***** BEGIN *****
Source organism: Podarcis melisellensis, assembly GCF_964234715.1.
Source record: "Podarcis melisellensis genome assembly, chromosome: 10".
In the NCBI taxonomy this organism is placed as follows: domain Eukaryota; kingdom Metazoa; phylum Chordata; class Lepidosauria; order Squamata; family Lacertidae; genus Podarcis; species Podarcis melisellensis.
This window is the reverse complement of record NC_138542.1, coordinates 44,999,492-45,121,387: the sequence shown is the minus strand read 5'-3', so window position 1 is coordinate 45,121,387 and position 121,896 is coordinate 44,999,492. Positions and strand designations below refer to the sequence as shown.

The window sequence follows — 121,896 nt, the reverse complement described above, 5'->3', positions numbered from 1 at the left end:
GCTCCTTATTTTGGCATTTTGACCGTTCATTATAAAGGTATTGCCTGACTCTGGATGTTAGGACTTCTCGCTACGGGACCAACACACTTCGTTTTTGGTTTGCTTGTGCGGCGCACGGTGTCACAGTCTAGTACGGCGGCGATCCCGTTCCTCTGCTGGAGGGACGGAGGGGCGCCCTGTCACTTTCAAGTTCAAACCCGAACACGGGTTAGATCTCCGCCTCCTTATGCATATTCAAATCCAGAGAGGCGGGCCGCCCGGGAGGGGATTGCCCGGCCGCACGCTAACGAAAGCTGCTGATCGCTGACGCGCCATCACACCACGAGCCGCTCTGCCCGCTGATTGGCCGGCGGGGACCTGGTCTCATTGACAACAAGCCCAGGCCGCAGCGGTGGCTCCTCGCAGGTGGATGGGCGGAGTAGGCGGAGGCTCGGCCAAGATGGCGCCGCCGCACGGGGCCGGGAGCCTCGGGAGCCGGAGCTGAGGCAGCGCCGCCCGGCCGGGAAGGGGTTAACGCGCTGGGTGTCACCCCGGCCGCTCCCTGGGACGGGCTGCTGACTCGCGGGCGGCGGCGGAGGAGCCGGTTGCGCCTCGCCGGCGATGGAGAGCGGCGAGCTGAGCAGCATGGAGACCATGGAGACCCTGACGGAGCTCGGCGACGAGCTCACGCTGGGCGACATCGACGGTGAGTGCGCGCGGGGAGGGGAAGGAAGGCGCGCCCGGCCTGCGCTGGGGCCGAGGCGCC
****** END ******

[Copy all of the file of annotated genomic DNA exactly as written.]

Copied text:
Source organism: Podarcis melisellensis, assembly GCF_964234715.1.
Source record: "Podarcis melisellensis genome assembly, chromosome: 10".
In the NCBI taxonomy this organism is placed as follows: domain Eukaryota; kingdom Metazoa; phylum Chordata; class Lepidosauria; order Squamata; family Lacertidae; genus Podarcis; species Podarcis melisellensis.
This window is the reverse complement of record NC_138542.1, coordinates 44,999,492-45,121,387: the sequence shown is the minus strand read 5'-3', so window position 1 is coordinate 45,121,387 and position 121,896 is coordinate 44,999,492. Positions and strand designations below refer to the sequence as shown.

The window sequence follows — 121,896 nt, the reverse complement described above, 5'->3', positions numbered from 1 at the left end:
GCTCCTTATTTTGGCATTTTGACCGTTCATTATAAAGGTATTGCCTGACTCTGGATGTTAGGACTTCTCGCTACGGGACCAACACACTTCGTTTTTGGTTTGCTTGTGCGGCGCACGGTGTCACAGTCTAGTACGGCGGCGATCCCGTTCCTCTGCTGGAGGGACGGAGGGGCGCCCTGTCACTTTCAAGTTCAAACCCGAACACGGGTTAGATCTCCGCCTCCTTATGCATATTCAAATCCAGAGAGGCGGGCCGCCCGGGAGGGGATTGCCCGGCCGCACGCTAACGAAAGCTGCTGATCGCTGACGCGCCATCACACCACGAGCCGCTCTGCCCGCTGATTGGCCGGCGGGGACCTGGTCTCATTGACAACAAGCCCAGGCCGCAGCGGTGGCTCCTCGCAGGTGGATGGGCGGAGTAGGCGGAGGCTCGGCCAAGATGGCGCCGCCGCACGGGGCCGGGAGCCTCGGGAGCCGGAGCTGAGGCAGCGCCGCCCGGCCGGGAAGGGGTTAACGCGCTGGGTGTCACCCCGGCCGCTCCCTGGGACGGGCTGCTGACTCGCGGGCGGCGGCGGAGGAGCCGGTTGCGCCTCGCCGGCGATGGAGAGCGGCGAGCTGAGCAGCATGGAGACCATGGAGACCCTGACGGAGCTCGGCGACGAGCTCACGCTGGGCGACATCGACGGTGAGTGCGCGCGGGGAGGGGAAGGAAGGCGCGCCCGGCCTGCGCTGGGGCCGAGGCGCC